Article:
Modify: You can rest your head on a pillow or block. You can put a rolled towel under your ankles if they are uncomfortable.
Be mindful: Concentrate on relaxing the muscles of the spine and lower back as you breathe.
Downward-facing dog strengthens the arms, shoulders, and back. Meanwhile, stretching the hamstrings, calves, and arcs of your feet. It can also help ease back pain.
Do it: To help relieve back pain.
Skip it: This pose is not suggested for people having carpal tunnel syndrome or other wrist problems. It’s not recommended for people with high blood pressure or is in the late stages of pregnancy.
Modify: You can perform the pose with your elbows on the ground, which takes the weight off your wrists. You can also use blocks under your hands, which may seem more comfortable.
Be mindful: Concentrate on distributing the weight evenly through your palms and lifting your hips up and back, away from your shoulders.
A usually seen exercise, the plank helps build strength in the core, shoulders, arms, and legs.
Do it: Plank pose is ideal if you are looking to tone your abs and build your upper body strength.
Skip it: Bypass plank poses if you suffer from carpal tunnel syndrome. It can be tough on your wrists. You might also skip it or adjust it if you have low back pain.
Modify: You can adjust it by placing your knees on the floor.
Be mindful: As you perform a plank, imagine the back of your neck and spine lengthening.
Four-Limbed Staff Pose
This push-up variation follows plank pose in a typical yoga series known as the sun salutation. It is a great pose to learn if you want to eventually work on more advanced poses, such as arm balances or inversions.
Do it: Like plank, this pose improves your arms and wrists’ strength and tones the abdomen.
Skip it: Avoid this if you have carpal tunnel syndrome, lower back pain, a shoulder injury, or are pregnant.
Modify: It’s a good idea for newbies to change the pose by keeping your knees on the floor.
Be mindful: Press your palms equally into the floor and lift your shoulders away from the floor as you keep this pose.
This back-bending pose can help strengthen the back muscles and improve spinal flexibility. It also helps expand the chest, shoulders, and abdomen.
Do it: This post is excellent for strengthening the back.
Skip it: Avoid this if you have arthritis in your spine or neck, a low-back injury, or carpal tunnel syndrome.
Modify: Lift a few inches without trying to straighten your arms.
Be mindful: Attempt to keep your navel drawing up away from the floor as you continue this pose.
Beyond helping develop your balance, it can also strengthen your core, ankles, calves, thighs, and spine.
Do it: Excellent for working on your balance and posture.
Skip it: You may want to skip this pose if you have low blood pressure or any medical conditions that can affect your balance.
Modify: Put one of your hands on a wall for support.
Be careful: Concentrate on your breath in and out as you hold this pose.
Triangle, which is a part of many yoga sequences, helps develop strength in the legs. It also stretches the hips, spine, chest, shoulders, groins, hamstrings, and calves. It can also help improve mobility in the hips and neck.
Do it: This pose is ideal for building strength and endurance.
Skip it: Dodge this pose if you have a headache or low blood pressure.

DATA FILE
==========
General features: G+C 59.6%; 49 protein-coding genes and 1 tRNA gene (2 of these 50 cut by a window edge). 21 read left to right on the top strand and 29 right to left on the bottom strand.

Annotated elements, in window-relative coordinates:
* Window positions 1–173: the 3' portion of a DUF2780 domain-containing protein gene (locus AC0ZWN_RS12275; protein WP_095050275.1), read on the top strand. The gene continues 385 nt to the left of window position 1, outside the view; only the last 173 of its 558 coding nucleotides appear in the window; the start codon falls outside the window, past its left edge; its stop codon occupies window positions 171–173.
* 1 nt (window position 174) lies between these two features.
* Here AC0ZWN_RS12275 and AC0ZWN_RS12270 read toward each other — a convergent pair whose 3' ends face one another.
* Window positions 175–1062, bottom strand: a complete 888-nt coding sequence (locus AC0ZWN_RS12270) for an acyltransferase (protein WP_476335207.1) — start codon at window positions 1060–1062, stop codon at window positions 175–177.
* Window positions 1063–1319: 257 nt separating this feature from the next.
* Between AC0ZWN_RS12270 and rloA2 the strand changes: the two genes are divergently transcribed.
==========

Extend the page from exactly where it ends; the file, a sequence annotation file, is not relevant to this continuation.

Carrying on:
Modify: If you have high blood pressure, turn your head to gaze downward in the last pose. If you have neck difficulties, don’t turn your head to look upward; look straight ahead and hold both sides of the neck long.
Be mindful: Keep lifting your raised arm to the ceiling. It helps maintain the pose buoyantly.
Seated Half-Spinal Twist Pose
This twisting pose can improve your back’s flexibility while stretching the shoulders, hips, and chest. It can also help ease tension in the middle of your back.
Do it: To loosen tight muscles around the shoulders and upper and lower back.
Skip it: Avoid this if you have a back injury.
Modify: If bending your right knee is stiff, keep it straight out in front of you.
Be mindful: Raise your torso with each inhale, and twist as you exhale.
This is a back-bending pose that develops the muscles of the chest, back, and neck. It also increases strength in the back and hamstring muscles.
Do it: If you sit most of the day, this pose will surely help you open your upper chest.
Skip it: Avoid this pose if you’re having a neck injury.
Modify: Put a block between your thighs to help have your both legs and feet in proper alignment. Or you can put a block under your pelvis if your lower back is troubling you.
Be mindful: While maintaining this pose, try to keep your chest lifted and your sternum toward your chin.
Like life, yoga classes usually end with this pose. It enables a moment of relaxation, but some people find it hard to stay still in this pose. However, the more you attempt this pose, the more comfortable you sink into a relaxing, meditative state.
Do it: Regularly!
Skip it: If you don’t want to hold a moment’s peace.
Modify: Put a blanket under your head, if that feels more comfortable. You can also roll up a blanket and place it under your knees if your lower back is sensitive or hurting you.
Be mindful: Feel the pressure of your body sinking into your mat one part at a time.
Commit yourself to do yoga regularly, especially if you want to practice it for weight loss.
Make small, continuous changes and set modest goals so that you’re more likely to stick to them. As you develop your practice and awareness, you may find yourself naturally pulled to healthy foods and living ways.
While it’s not guaranteed that you’ll lose weight, your positive effects may extend far beyond weight loss.